Mangini, who is adamant about off-field study, is impressed with the progress he has seen in Ferguson.
"One area where I think Brick has improved significantly is he has always been very conscientious, but his attention to detail is improving," said the first-year head coach. "Not that it was bad, but I think it's getting better. It's getting to that thing we talked about - being a pro and your approach.
"A lot of times I'll start on Wednesdays," he continued. "I sort of let him kick the day off with some questions. Very rarely does he get things wrong. I'm pleased with that. That's all part of the maturing process for those guys."
Ferguson and the rest of the offensive line will be in for a true dog fight in the trenches this Sunday. While the Vikings have proven themselves to be a vicious bunch on defense, you can guarantee that this rookie will be ready for the challenge.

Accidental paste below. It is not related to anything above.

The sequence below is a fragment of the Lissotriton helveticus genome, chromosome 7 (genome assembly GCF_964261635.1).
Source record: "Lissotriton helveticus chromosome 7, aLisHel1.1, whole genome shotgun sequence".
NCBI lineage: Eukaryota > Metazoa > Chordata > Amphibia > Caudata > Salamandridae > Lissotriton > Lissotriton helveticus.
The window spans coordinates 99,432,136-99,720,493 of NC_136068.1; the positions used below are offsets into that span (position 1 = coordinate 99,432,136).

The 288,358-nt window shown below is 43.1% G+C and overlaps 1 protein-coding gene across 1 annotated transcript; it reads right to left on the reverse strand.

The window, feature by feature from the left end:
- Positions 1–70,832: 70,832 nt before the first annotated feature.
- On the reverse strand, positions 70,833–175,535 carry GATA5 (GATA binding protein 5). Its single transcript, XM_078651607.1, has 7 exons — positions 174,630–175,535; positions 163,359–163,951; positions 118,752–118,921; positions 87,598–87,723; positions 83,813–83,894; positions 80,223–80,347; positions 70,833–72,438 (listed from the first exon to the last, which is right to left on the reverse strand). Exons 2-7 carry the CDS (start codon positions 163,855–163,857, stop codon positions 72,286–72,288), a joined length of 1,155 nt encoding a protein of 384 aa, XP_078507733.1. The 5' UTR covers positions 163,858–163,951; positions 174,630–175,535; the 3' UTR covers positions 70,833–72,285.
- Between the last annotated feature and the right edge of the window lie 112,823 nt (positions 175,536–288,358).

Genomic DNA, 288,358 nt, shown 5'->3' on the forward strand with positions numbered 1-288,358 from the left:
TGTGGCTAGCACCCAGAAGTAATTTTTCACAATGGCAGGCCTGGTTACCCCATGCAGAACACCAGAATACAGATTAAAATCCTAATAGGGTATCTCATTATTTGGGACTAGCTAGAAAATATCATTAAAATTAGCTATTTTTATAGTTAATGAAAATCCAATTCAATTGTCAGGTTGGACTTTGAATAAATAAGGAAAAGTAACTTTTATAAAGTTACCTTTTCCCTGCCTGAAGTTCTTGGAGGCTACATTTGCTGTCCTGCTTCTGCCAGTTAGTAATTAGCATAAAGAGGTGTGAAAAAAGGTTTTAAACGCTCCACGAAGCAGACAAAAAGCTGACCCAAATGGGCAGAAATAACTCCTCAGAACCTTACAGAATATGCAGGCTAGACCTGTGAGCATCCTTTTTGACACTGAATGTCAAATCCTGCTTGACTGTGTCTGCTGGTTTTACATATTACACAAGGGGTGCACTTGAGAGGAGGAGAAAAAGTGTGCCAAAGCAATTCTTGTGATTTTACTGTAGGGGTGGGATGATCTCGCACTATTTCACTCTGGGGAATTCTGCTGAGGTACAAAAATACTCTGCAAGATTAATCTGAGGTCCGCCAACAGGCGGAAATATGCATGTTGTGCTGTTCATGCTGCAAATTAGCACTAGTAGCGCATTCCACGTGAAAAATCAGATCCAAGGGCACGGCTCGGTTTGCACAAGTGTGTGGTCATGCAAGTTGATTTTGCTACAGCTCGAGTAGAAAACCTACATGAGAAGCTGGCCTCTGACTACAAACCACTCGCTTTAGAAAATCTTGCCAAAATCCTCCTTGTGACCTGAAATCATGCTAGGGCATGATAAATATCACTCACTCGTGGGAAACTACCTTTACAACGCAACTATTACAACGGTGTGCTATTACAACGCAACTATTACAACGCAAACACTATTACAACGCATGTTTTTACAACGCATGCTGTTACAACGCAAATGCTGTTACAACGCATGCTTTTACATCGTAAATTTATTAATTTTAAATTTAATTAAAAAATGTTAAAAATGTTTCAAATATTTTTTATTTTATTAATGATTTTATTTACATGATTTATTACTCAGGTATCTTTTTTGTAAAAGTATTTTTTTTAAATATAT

"It's a football game. Things are not always going to go well and I don't think you can expect that," said Ferguson. "You have to deal with the adversity at hand, and then when that adversity is over and you have a new challenge and a new test to take, you have to deal with that. This week we have a new challenge and a new test, and now I'll have to deal with that."
Wednesday Injury Report Jets Questionable: FB B.J. Askew (foot), CB David Barrett (hip), LB Matt Chatham (foot), Eric Smith (foot) & LB Bryan Thomas (shoulder)
Probable: *RB Kevan Barlow (calf), *LB Brad Kassell (shin), *WR Justin McCareins (foot), *DL Rashad Moore (hand), *QB Chad Pennington (calf), *DL Dewayne Robertson (shoulder), *TE Sean Ryan (thigh) *WR Brad Smith (shoulder) *S Jamie Thompson (ankle) & *DL Kimo von Oelhoffen (shoulder)
Vikings Questionable: RB Chester Taylor (ribs), QB Brooks Bollinger (shoulder)
Probable: CB Cedric Griffin (neck), LB Napoleon Harris (wrist), WR Marcus Robinson (ankle) & DT Pat Williams (knee)
*Denotes players who participated in practice